Object alignment, was: cygwin failures - assertion "!(addr & FLAGS)" failed:

Boehm, Hans hans_boehm@hp.com
Mon May 6 10:57:00 GMT 2002


> From: Tim Prince [mailto:tprince@computer.org]
> Stack alignment matters when you use <xmmintrin.h>.  I didn't 
> take the 
> question as being one where gcj and libgcj were to be built 
> without regard to 
> other consequences, although I'm surprised if gcj doesn't 
> allocate anything 
> on stack.
> 
To clarify a bit more:

The Java locking code needs to steal 3 bits from the address of Java objects
in order to be able to atomically update all the most important fields in a
"thin lock".  Thus it's critical that the least 3 significant bits in the
addresses of Java objects are not important.  Currently this is enforced by
insisting that all Java objects used for synchronization be 8-byte aligned.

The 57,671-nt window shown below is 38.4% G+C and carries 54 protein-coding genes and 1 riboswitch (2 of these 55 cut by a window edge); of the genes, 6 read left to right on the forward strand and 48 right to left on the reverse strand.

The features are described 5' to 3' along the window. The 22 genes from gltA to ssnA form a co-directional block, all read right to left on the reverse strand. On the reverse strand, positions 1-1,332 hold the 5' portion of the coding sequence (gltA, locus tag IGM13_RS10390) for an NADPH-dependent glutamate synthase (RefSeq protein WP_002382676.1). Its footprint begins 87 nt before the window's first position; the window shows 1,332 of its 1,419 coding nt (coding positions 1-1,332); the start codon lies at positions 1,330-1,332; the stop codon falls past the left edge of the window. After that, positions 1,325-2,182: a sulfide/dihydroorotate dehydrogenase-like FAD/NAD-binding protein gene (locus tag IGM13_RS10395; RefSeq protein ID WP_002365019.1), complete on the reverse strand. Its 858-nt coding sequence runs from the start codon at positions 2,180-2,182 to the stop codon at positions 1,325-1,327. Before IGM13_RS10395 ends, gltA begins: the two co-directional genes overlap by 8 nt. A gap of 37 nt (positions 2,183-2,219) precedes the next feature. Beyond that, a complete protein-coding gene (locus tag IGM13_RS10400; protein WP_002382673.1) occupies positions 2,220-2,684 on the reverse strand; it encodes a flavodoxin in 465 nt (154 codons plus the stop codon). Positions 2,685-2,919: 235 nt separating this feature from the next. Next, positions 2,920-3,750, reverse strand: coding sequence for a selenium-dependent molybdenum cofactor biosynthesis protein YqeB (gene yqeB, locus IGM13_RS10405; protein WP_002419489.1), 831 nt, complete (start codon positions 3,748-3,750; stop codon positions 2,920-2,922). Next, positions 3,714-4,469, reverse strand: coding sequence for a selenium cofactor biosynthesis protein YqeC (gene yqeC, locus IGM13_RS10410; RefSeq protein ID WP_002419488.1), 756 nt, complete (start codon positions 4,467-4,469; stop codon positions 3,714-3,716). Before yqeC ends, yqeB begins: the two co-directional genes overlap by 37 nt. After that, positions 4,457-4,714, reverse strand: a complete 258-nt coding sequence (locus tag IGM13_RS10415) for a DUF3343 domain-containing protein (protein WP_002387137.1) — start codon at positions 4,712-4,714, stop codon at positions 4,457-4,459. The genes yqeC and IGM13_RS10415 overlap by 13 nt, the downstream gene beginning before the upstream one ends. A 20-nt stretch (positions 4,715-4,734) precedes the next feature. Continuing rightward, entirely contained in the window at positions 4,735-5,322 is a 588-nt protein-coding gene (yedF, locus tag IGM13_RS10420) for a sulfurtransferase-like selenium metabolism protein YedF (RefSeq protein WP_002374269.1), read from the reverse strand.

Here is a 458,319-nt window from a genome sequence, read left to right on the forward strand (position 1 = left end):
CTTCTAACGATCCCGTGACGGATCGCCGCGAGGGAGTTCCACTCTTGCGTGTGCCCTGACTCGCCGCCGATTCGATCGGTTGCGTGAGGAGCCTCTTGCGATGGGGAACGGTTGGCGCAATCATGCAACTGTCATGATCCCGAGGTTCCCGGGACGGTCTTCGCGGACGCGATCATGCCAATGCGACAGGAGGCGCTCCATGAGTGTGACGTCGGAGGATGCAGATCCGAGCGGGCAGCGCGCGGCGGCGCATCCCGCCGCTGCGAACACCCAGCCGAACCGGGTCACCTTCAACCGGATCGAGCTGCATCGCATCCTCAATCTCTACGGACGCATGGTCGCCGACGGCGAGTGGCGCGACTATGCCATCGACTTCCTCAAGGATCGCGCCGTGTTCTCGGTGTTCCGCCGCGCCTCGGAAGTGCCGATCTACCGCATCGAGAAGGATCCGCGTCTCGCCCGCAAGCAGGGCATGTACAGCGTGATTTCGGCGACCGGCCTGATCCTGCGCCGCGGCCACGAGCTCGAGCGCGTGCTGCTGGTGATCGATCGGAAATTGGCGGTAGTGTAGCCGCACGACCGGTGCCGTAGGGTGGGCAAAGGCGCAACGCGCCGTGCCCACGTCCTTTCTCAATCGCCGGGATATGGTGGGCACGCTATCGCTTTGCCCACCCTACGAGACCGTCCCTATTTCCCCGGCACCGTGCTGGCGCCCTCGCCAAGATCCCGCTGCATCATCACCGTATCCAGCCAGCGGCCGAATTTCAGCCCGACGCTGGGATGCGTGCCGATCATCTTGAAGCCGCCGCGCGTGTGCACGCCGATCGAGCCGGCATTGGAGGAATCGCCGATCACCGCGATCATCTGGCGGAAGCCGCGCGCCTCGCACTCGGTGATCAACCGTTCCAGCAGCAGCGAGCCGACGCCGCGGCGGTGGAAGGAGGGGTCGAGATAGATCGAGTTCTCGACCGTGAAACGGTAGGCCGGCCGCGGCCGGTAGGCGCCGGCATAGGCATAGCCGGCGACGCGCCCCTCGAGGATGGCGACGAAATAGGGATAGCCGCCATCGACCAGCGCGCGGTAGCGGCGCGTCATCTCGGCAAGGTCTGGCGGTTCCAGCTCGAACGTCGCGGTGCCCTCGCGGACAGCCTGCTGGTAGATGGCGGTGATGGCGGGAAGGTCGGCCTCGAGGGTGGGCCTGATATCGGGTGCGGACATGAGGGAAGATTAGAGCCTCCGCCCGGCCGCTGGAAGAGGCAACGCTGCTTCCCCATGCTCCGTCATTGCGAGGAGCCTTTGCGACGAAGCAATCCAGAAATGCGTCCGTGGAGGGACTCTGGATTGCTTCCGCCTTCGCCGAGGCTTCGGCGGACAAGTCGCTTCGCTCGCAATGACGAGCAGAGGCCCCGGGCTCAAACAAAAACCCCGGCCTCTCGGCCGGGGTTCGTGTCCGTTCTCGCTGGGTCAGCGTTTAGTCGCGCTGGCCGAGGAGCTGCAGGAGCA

We have talked about changing the code on some platforms so that the only
requirement becomes that 2 different object addresses used for
synchronization must be at least 8 bytes apart.  This change is a bit
tricky, but I don't think it's terribly expensive.  It may make sense to do
this for 3.2.

(It may also be possible to get by with 2 bits instead of 3.  But that
requires rethinking some very tricky code.)

AFAIK, Gcj currently does not try to turn heap allocations of Java objects
into stack allocations.  But if it did so (and ideally it should), we
probably still wouldn't need 8 byte stack alignment, since it's unlikely you
would be able to perform this optimization for objects that are shared
between threads.  Thus you should be able to replace any synchronization on
these objects by (at most) suitable memory barriers.

Hans



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